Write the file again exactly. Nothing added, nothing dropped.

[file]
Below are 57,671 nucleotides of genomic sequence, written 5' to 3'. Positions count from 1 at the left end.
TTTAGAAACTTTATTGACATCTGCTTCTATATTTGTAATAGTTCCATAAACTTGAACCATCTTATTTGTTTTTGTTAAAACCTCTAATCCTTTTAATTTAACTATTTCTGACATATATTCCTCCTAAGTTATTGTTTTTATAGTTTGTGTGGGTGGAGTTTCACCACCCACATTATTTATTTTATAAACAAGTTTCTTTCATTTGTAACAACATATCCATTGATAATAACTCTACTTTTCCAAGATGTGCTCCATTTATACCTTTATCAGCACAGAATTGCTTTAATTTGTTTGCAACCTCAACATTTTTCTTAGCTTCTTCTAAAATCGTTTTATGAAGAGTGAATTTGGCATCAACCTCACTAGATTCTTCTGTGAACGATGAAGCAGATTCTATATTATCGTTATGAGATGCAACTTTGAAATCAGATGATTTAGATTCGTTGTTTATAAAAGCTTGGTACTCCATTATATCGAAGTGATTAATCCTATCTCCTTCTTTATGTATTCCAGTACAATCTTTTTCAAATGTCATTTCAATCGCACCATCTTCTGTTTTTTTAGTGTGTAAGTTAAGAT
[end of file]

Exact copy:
Below are 57,671 nucleotides of genomic sequence, written 5' to 3'. Positions count from 1 at the left end.
TTTAGAAACTTTATTGACATCTGCTTCTATATTTGTAATAGTTCCATAAACTTGAACCATCTTATTTGTTTTTGTTAAAACCTCTAATCCTTTTAATTTAACTATTTCTGACATATATTCCTCCTAAGTTATTGTTTTTATAGTTTGTGTGGGTGGAGTTTCACCACCCACATTATTTATTTTATAAACAAGTTTCTTTCATTTGTAACAACATATCCATTGATAATAACTCTACTTTTCCAAGATGTGCTCCATTTATACCTTTATCAGCACAGAATTGCTTTAATTTGTTTGCAACCTCAACATTTTTCTTAGCTTCTTCTAAAATCGTTTTATGAAGAGTGAATTTGGCATCAACCTCACTAGATTCTTCTGTGAACGATGAAGCAGATTCTATATTATCGTTATGAGATGCAACTTTGAAATCAGATGATTTAGATTCGTTGTTTATAAAAGCTTGGTACTCCATTATATCGAAGTGATTAATCCTATCTCCTTCTTTATGTATTCCAGTACAATCTTTTTCAAATGTCATTTCAATCGCACCATCTTCTGTTTTTTTAGTGTGTAAGTTAAGAT